Bed sores are a painful injury that as many as one in every 10 nursing home residents suffer, according to data collected by the CDC. However, bed sores aren’t caused by accident, like slips and falls. Bed sores are typically a sign of neglect by nursing home staff.

If someone you love currently lives in a nursing home or other assisted living facility, it’s important to know what bed sores are, how they happen, and how to recognize them, so you can learn if your loved one is being cared for properly or is instead being dangerously neglected by nursing home staff.

When left undiagnosed and untreated, bed sores can become exceptionally dangerous injuries, especially for elderly or disabled individuals.

What Causes Bed Sores?

Bed sores, also called pressure ulcers, are caused by skin rubbing against a surface continually or when blood flow is cut off from constant pressure against the skin or limb. This is usually from residents spending long hours at a time lying in a bed or in a wheelchair without moving.

Because some elderly and disabled people are unable to move without assistance, when they are neglected by caretakers, they can develop bed sores. Residents who are already experiencing neglect, such as malnourishment or dehydration, may even be more at risk of developing bed sores faster.

What Do Bed Sores Look Like?

Bed sores will look different depending on how long they’ve been left untreated. “Stage One” bed sores can appear after only a few hours, and may not look too different from a bruise. But when left untreated for days at a time, bed sores can progress through stages of severity. By the time they reach “Stage Four,” bed sores may never heal properly, and can even be fatal.

Stage One Bed Sores – These will be a discolored patch of skin on a part of the body that presses up against the bed or wheelchair, such as the backs of arms and legs, heels of the feet, the tailbone, shoulders, and back of the head.

It may appear red on lighter skin or purple on darker skin and won’t turn lighter when pressed. It may feel warm, swollen, or hard, and your loved one may complain that it’s painful or itchy.

Stage Two Bed Sores – At this stage, the sore breaks the surface of the skin. The spot will look like a bad blister or an open wound and may ooze pus or a clear fluid. This stage is very painful.

Stage Three Bed Sores – At this stage, the sore has broken through all layers of the skin and is now affecting the fat tissue. It will look like a crater in the skin, and the skin around it may begin to change color.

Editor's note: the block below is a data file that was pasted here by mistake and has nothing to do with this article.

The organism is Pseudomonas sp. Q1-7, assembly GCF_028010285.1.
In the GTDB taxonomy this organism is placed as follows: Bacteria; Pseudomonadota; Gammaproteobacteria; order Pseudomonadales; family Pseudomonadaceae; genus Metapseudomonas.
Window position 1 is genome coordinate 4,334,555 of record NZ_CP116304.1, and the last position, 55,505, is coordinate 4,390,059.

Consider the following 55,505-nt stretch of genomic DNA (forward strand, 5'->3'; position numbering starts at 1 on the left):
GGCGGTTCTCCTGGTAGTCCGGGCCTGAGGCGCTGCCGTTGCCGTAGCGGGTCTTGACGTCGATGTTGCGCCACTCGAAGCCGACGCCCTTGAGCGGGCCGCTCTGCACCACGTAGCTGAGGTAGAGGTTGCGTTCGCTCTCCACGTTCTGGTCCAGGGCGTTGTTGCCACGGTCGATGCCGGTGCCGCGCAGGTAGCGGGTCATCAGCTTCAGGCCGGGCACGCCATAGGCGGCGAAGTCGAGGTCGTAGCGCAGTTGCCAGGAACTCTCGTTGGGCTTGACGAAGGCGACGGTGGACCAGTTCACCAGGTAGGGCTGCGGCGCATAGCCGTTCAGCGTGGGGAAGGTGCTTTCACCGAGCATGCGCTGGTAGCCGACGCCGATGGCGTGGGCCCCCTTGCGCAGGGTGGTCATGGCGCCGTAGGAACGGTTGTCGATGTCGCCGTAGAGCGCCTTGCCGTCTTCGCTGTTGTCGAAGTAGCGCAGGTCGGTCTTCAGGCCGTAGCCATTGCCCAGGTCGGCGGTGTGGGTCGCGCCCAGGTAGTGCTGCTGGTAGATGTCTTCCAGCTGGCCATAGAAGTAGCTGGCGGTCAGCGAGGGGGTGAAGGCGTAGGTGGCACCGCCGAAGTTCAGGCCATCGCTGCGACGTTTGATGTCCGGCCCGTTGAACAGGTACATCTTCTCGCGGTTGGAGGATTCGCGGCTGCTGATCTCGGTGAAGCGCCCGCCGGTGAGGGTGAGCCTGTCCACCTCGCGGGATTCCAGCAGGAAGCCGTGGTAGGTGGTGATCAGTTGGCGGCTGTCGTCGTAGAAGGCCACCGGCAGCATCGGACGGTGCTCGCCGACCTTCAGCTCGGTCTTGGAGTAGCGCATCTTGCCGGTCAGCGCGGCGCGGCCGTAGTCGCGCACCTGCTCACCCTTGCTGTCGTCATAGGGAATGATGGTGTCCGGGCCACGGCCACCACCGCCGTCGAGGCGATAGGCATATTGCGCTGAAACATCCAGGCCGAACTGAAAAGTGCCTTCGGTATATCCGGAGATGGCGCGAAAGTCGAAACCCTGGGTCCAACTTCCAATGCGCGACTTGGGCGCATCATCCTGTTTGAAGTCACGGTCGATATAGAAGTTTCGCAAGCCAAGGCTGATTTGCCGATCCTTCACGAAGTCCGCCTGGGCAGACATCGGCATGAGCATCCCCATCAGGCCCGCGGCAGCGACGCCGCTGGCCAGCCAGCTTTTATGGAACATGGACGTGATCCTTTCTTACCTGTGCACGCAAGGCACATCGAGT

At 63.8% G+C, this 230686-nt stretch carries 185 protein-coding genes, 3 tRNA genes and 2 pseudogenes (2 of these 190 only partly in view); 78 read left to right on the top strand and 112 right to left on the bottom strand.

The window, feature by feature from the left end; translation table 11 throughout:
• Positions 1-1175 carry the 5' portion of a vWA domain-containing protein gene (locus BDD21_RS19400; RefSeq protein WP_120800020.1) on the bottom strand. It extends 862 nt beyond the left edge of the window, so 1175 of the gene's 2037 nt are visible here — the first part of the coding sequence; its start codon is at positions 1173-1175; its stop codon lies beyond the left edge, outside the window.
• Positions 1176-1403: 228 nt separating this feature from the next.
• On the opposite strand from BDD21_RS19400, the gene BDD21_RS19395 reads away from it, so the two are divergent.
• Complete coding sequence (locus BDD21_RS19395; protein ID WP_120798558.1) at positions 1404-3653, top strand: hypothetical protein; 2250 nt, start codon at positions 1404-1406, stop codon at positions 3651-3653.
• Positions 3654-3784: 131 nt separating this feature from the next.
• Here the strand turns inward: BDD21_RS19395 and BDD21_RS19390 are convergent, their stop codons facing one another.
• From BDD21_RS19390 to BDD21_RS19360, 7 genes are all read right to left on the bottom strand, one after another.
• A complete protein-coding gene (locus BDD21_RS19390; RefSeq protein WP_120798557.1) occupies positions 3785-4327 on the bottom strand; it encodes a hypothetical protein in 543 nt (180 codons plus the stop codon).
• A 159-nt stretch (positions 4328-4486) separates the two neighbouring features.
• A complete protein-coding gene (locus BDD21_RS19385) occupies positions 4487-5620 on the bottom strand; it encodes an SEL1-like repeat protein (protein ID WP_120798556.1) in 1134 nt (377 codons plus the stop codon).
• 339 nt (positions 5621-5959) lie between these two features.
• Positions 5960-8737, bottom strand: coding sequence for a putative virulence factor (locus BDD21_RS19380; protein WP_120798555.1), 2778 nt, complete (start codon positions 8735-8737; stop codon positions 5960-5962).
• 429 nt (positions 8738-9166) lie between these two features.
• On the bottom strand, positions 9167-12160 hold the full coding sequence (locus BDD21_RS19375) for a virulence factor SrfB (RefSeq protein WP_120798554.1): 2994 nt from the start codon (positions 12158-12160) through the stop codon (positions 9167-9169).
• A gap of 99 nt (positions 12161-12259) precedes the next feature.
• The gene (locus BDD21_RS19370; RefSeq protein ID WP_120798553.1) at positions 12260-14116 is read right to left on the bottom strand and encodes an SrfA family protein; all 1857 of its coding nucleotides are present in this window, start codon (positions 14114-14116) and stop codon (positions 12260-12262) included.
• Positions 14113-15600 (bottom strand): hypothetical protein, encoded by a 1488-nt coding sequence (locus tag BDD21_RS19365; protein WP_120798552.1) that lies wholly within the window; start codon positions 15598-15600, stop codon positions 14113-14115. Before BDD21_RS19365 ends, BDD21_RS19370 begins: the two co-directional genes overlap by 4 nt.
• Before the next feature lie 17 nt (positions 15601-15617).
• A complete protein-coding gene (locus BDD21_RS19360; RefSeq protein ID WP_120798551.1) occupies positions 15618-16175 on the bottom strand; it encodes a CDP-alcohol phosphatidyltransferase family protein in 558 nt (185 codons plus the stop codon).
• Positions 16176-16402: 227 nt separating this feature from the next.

The wound may be hot to the touch and smell bad.

Stage Four Bed Sores – At this stage, the sore has broken through both the skin and fat tissue and is beginning to erode the muscle tissue and bone, which may even be visible through the gaping wound. The skin around the wound may begin to die and turn black, and the inside of the wound may turn brown, black, green, or yellow.

At this final stage, bed sores may require surgery to treat, and can become fatally infected.

How Are Bed Sores Treated?

Bed sores can be prevented by making sure the nursing home resident is moved at least every two hours, but if a bed sores forms, it’s important to treat it as soon as it’s noticed.

If in stage one, bed sores can be treated by moving the patient so the affected spot is no longer pressed against the mattress or wheelchair. If your loved one can’t be moved out of their bed or wheelchair, you can try to change their position by propping the affected body part with foam pads or pillows.

The affected area should also be gently washed with mild soap and warm water.

If the nursing home resident is moved often and the sore is allowed time to heal, it should fade in a matter of days.

Once the sore breaks the skin, it will need to be kept clean at all times and dressed with medical gauze to prevent infection. If tissue around the affected spot dies, the dead tissue may need to be removed, and healthy tissue grafted on. The patient may also need to be prescribed antibiotics to keep the wound from becoming infected. 

Bed Sores Are Usually Evidence of Neglect

Bed sores can form in as little as two hours, and when spotted and treated early, are not very harmful. But an unfortunate truth is that many nursing homes under-hire and under-train staff to save money, which means residents who need help moving from their bed or wheelchair aren’t given the help they need often enough, and when bed sores form, they aren’t noticed.

When nursing homes residents are left neglected for days and weeks at a time, allowing bed sores to develop and become painful and dangerous to the residents’ health, the nursing home should be held liable for their neglect.

If you visited your loved one in their nursing home recently and found untreated bed sores, report the problem to the nursing home immediately. Your family may also be eligible for compensation for the nursing home’s neglect and what your loved one suffered while their wound was left untreated.

At Dudley DeBosier Injury Lawyers, we care deeply about the health of our elderly loved ones, and we know how scary and stressful it can be to try to get them help. A lawsuit may be able to get your loved one the compensation they need and deserve for their injuries. If you’d like to explore your options, contact our firm today for a free consultation.

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